Following the success of Wind in the Wires, Wolf signed a record deal with Loog in 2005 and began recording his third album, The Magic Position, which featured collaborations with Marianne Faithfull and Edward Larrikin of Larrikin Love.[6] Its official release on 26 February met with critical acclaim, and gained a degree of commercial success due to the relative accessibility compared to his previous works.[citation needed] The Magic Position was released in the United States on Low Altitude Records on 1 May 2007.[7] A concept album on the theme of love, the majority of the album was written after the end of a long term intimate relationship. In January 2007, the first of six vodcasts was made available on iTunes. The series included live performances of old and new material and interviews. Wolf promoted the album with a concert tour in North America, Europe, Japan, and Australia, culminating in two sold out nights at London's Shepherd's Bush Empire. Both of these shows, which were shot and directed by photographer Brantley Gutierrez, are in development to be shown on a Virgin channel and then released on DVD.

The Bachelor and Lupercalia[edit]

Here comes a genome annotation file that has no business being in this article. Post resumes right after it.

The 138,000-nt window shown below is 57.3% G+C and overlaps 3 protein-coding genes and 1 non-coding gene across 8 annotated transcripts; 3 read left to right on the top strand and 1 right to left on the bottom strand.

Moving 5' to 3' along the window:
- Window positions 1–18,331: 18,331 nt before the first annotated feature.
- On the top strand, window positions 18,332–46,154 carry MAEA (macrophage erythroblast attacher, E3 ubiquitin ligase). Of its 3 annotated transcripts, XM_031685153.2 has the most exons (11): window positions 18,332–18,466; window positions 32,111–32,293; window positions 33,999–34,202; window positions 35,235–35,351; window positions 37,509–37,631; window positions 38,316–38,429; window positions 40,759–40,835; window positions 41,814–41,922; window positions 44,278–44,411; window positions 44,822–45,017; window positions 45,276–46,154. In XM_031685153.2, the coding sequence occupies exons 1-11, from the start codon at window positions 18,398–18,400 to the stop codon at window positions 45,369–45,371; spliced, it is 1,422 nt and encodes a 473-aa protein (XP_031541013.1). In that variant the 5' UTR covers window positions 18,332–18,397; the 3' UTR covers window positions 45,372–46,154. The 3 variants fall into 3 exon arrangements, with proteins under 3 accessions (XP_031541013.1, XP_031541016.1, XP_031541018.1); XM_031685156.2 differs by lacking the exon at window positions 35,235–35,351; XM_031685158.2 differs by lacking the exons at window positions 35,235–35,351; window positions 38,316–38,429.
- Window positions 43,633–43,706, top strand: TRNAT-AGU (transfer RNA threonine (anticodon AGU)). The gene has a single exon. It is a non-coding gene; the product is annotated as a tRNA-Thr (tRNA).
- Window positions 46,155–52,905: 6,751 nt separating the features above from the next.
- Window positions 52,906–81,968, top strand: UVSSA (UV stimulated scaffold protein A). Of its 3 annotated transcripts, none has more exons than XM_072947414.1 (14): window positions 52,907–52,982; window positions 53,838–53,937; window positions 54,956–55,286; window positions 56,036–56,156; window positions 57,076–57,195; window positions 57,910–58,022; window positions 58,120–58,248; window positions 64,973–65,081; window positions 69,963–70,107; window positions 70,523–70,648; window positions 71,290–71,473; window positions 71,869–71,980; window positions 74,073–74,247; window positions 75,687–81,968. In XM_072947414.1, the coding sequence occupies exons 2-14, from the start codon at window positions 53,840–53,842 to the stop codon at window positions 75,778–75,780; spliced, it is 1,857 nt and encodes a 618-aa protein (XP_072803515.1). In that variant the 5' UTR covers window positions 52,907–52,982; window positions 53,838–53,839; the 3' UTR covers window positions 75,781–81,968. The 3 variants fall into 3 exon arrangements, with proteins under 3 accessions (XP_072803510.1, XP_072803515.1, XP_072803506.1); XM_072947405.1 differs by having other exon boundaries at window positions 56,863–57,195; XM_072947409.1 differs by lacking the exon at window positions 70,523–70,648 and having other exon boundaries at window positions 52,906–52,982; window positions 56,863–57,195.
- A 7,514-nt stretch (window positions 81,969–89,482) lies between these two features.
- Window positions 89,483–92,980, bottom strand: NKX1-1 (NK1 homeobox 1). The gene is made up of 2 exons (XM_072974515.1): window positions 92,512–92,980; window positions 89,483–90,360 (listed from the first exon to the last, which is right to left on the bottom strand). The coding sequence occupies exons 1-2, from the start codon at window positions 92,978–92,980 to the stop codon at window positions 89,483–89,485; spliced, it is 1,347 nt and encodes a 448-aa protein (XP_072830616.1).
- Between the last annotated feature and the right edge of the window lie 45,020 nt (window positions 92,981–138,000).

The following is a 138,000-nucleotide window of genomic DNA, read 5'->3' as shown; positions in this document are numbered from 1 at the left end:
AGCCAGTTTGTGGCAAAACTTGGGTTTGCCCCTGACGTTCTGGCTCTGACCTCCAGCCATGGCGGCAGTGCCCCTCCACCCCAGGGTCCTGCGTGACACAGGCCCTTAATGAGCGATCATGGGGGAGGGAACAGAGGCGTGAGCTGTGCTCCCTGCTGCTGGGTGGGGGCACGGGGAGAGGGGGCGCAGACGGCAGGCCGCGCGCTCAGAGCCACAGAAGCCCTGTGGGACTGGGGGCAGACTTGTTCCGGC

Wolf began work on his next album, initially titled Battle, immediately after The Magic Position tour ended. The album was originally conceived as a political album. The focus then shifted to the depression experienced by Wolf during the tour. However, before entering the studio, he fell in love, changing the direction of the album again, and eventually providing enough material for two releases. Wolf parted ways with Universal Records, and on 10 December 2008 announced to NME his plan to sell £10 shares of the album on "Basically, you can invest in the finishing of the album and the production of it, and you get a share in the album. So you almost become part of the record company, like a co-owner of the album."[8] On 12 February 2009, Wolf announced that the two discs would be titled The Bachelor and The Conqueror (although the latter album title has subsequently been changed). The Bachelor's first single, "Vulture", was released on 2 April 2009, on vinyl and digital download. The B-sides include new song, "The Tinderbox", and remixes of the title track.